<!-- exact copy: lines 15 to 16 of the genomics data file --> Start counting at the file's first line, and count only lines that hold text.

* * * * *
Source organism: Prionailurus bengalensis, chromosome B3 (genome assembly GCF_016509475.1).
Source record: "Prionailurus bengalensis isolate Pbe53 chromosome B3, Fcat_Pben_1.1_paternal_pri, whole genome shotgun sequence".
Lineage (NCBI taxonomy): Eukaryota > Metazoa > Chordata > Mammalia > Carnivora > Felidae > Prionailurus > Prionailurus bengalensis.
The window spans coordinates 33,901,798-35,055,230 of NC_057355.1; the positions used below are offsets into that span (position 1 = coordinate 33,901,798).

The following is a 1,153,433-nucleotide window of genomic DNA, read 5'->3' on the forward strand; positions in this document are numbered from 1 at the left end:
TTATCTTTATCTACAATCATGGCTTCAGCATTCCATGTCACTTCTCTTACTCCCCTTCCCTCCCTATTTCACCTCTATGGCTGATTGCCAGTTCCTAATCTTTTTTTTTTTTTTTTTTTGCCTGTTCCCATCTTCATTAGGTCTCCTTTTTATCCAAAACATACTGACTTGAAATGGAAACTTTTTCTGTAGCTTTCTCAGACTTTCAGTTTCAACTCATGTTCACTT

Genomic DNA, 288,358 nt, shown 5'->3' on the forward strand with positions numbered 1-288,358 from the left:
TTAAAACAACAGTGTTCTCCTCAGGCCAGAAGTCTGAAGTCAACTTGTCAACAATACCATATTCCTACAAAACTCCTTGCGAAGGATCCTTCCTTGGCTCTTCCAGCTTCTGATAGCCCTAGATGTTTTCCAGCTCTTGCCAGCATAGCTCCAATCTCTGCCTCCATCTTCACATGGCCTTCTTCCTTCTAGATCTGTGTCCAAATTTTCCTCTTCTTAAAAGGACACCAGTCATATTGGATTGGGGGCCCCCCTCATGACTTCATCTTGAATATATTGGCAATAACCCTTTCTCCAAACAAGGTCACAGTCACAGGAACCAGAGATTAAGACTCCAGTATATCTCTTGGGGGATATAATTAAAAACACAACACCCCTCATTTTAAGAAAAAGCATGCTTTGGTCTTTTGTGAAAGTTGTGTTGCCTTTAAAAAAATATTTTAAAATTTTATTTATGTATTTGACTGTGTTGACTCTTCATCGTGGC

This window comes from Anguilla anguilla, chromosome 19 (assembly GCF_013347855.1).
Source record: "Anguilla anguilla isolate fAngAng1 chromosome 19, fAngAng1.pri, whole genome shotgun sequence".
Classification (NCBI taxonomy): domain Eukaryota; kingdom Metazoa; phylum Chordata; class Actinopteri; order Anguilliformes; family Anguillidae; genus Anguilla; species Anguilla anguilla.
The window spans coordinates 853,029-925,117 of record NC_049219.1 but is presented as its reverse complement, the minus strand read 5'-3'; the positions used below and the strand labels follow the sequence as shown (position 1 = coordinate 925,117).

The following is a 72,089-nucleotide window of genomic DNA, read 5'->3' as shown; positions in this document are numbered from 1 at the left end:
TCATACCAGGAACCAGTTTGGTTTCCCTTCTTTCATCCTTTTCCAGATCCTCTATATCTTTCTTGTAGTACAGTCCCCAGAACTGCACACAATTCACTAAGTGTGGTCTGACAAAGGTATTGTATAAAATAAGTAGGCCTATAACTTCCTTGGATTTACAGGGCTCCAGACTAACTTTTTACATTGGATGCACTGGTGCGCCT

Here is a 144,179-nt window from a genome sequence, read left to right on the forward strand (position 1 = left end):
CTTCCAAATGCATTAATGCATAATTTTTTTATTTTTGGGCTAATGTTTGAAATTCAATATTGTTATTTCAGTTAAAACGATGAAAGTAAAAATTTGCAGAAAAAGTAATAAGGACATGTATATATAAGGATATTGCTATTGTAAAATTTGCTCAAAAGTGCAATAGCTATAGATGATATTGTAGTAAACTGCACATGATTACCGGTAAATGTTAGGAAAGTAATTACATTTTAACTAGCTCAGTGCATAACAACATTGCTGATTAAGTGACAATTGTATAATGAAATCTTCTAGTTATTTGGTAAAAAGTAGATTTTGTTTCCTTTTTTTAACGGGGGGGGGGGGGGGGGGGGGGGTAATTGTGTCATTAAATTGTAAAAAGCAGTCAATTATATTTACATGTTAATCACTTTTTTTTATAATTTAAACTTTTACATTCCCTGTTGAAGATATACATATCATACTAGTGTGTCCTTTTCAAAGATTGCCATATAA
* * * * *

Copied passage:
Here is a 144,179-nt window from a genome sequence, read left to right on the forward strand (position 1 = left end):
CTTCCAAATGCATTAATGCATAATTTTTTTATTTTTGGGCTAATGTTTGAAATTCAATATTGTTATTTCAGTTAAAACGATGAAAGTAAAAATTTGCAGAAAAAGTAATAAGGACATGTATATATAAGGATATTGCTATTGTAAAATTTGCTCAAAAGTGCAATAGCTATAGATGATATTGTAGTAAACTGCACATGATTACCGGTAAATGTTAGGAAAGTAATTACATTTTAACTAGCTCAGTGCATAACAACATTGCTGATTAAGTGACAATTGTATAATGAAATCTTCTAGTTATTTGGTAAAAAGTAGATTTTGTTTCCTTTTTTTAACGGGGGGGGGGGGGGGGGGGGGGGTAATTGTGTCATTAAATTGTAAAAAGCAGTCAATTATATTTACATGTTAATCACTTTTTTTTATAATTTAAACTTTTACATTCCCTGTTGAAGATATACATATCATACTAGTGTGTCCTTTTCAAAGATTGCCATATAA